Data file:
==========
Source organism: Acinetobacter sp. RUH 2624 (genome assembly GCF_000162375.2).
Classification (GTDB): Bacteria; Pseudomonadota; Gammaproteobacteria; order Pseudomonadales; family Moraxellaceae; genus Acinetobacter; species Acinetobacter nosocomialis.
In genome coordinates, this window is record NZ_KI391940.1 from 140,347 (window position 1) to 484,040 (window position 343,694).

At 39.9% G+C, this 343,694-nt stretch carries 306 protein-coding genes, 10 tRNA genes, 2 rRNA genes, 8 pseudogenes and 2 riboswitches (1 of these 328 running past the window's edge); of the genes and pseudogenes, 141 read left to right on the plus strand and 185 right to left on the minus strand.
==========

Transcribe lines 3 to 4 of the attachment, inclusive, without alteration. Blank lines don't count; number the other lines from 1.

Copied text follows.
In genome coordinates, this window is record NZ_KI391940.1 from 140,347 (window position 1) to 484,040 (window position 343,694).

At 39.9% G+C, this 343,694-nt stretch carries 306 protein-coding genes, 10 tRNA genes, 2 rRNA genes, 8 pseudogenes and 2 riboswitches (1 of these 328 running past the window's edge); of the genes and pseudogenes, 141 read left to right on the plus strand and 185 right to left on the minus strand.